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Teacup Cockapoo: Everything You Need to Know - PawSafe

Teacup Cockapoo: Everything You Need to Know

Photo of Tamsin De La Harpe

Written by Tamsin De La Harpe

teacup Cockapoo

The Cockapoo is a small, adorable dog and a mix between a Toy Poodle and a Cocker Spaniel. The Teacup Cockapoo is known for its small size, which makes it the perfect pet for those who live in apartments or have limited space.

These adorable miniature pups require special care due to their fragile sizes. These include using a harness instead of a collar to protect their delicate necks. Additionally, potty training these dogs may be a hassle. So,  quality puppy pads could come in handy before they get the hang of housetraining. 

If you have been contemplating including a teacup Cockapoo puppy in your family, but you had some questions, you have come to the right place. With the help of Alan Kenworthy in his book on Cockapoos, we will explore and help you understand all you need to know about this amazing breed.

Teacup is a name used to describe small breeds. This means your mini Cockapoo puppy will remain small for the rest of their lives. However, we have different sizes of Cockapoos. This includes Teacups, Toys, Minis, and Standard Cockapoos.

Teacup dogs are typically the smallest, weighing between 4 and 6 pounds and standing about 7 to 10 inches tall at the shoulder. 

These dogs look abnormally small, just like others, such as Teacup Maltipoos and Teacup Shih Tzus. Cockapoos are known for their charms and a big heart that leaves most people craving more of them.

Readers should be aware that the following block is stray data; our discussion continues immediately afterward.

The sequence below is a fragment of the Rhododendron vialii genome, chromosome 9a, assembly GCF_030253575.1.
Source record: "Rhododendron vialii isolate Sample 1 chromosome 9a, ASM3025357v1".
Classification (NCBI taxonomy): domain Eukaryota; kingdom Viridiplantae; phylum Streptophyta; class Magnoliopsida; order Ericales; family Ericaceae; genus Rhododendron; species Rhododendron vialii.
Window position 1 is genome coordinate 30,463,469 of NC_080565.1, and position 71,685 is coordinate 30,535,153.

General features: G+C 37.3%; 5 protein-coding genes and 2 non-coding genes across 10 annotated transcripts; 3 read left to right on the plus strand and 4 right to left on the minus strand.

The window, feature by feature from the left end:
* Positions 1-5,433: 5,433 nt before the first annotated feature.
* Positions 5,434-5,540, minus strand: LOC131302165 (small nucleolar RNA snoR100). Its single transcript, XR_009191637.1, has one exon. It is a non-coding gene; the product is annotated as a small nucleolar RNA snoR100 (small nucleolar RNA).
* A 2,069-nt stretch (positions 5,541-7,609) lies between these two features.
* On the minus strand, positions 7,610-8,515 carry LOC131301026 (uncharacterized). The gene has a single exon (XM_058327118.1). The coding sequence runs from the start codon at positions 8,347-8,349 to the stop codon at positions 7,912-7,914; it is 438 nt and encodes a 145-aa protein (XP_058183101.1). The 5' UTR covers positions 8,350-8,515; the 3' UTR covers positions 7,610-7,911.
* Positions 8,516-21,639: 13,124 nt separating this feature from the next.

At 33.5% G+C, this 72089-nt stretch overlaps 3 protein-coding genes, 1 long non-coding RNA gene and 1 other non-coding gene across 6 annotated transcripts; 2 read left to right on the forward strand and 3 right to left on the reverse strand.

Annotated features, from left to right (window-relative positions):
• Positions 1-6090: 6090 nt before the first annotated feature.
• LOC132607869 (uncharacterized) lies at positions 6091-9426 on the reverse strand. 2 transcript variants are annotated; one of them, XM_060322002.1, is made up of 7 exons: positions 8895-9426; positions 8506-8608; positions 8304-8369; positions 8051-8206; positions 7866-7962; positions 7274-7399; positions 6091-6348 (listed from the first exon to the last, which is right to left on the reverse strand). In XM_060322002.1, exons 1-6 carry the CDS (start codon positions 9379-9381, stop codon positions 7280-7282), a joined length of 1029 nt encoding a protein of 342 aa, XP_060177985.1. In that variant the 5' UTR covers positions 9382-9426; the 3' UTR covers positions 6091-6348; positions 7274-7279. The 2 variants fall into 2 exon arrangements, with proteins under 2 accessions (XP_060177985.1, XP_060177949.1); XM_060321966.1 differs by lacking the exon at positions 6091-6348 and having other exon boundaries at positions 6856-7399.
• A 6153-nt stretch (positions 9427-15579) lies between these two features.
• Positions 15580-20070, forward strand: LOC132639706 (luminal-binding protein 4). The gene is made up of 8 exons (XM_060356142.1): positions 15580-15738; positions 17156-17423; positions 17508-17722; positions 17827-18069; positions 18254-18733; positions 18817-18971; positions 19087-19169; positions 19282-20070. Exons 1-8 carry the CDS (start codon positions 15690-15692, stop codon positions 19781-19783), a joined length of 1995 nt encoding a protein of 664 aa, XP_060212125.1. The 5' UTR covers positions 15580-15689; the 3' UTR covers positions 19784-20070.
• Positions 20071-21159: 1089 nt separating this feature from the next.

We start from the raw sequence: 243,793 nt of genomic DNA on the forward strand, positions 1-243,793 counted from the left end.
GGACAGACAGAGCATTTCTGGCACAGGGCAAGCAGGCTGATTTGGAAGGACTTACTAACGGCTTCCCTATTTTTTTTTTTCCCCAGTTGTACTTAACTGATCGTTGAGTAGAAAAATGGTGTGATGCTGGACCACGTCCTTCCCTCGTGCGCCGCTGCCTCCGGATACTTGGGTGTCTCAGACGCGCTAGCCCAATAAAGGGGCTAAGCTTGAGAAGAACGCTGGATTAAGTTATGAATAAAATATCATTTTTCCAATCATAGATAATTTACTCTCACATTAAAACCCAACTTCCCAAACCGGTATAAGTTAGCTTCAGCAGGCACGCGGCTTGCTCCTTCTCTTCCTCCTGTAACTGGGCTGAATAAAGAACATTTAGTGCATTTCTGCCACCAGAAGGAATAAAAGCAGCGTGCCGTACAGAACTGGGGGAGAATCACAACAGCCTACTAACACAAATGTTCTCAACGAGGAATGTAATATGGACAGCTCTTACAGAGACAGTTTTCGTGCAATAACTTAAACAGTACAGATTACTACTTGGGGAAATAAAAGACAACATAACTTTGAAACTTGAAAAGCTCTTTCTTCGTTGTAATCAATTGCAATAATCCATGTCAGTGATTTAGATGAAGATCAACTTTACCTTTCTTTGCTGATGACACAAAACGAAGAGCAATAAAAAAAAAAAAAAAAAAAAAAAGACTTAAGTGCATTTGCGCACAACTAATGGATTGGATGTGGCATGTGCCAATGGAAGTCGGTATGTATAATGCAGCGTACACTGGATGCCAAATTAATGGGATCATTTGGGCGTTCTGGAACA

It is important to note that Teacup or Pocket Cockapoos are not recognized by major kennel clubs, such as the American Kennel Club (AKC). This variation of the standard Cockapoo breed is not bred to meet any specific breed standards.

Origins & History 

apricot Teacup Cockapoo puppy on pink blanket with flower

The Cockapoo is a relatively new designer dog breed that has become increasingly popular in recent years. They are a crossbreed between a Toy Poodle and a Cocker Spaniel, resulting in a small, cute, and affectionate dog that is perfect for families and individuals alike. 

To better understand the origin of the Teacup Cockapoo, we need to first look at the parents’ origin.

The Poodle, being one of the Cockapoos’ parents, is believed to have originated from Germany but was later taken to France, where they were appreciated. It wasn’t long before the French noble families admired them for their versatility.

Originally bred in England in the 19th century, the Cocker Spaniel boasts a rich history as a hunting dog. They were bred to hunt woodcock, which is where they derived their name. 

The idea behind cross-breeding the American Cocker Spaniel and the Poodle was to come up with a breed that was hypoallergenic, energetic, and intelligent. They have always been bred as companions, and their small size makes them ideal for city living.

Note: There is a lot of controversy surrounding the breeding of both “teacup” breeds and “doodles” (poodle mixes) and “designer breeds”. This is because the high demand has led to a boom of unethical breeders breeding dogs, popular designer dogs, that often have a slew of health and temperament issues. Be very careful of breeders breeding these dogs and make sure to research thoroughly. Also, always consider adopting rather than potentially supporting an unethical breeder.

What Does a Micro Cockapoo Look Like?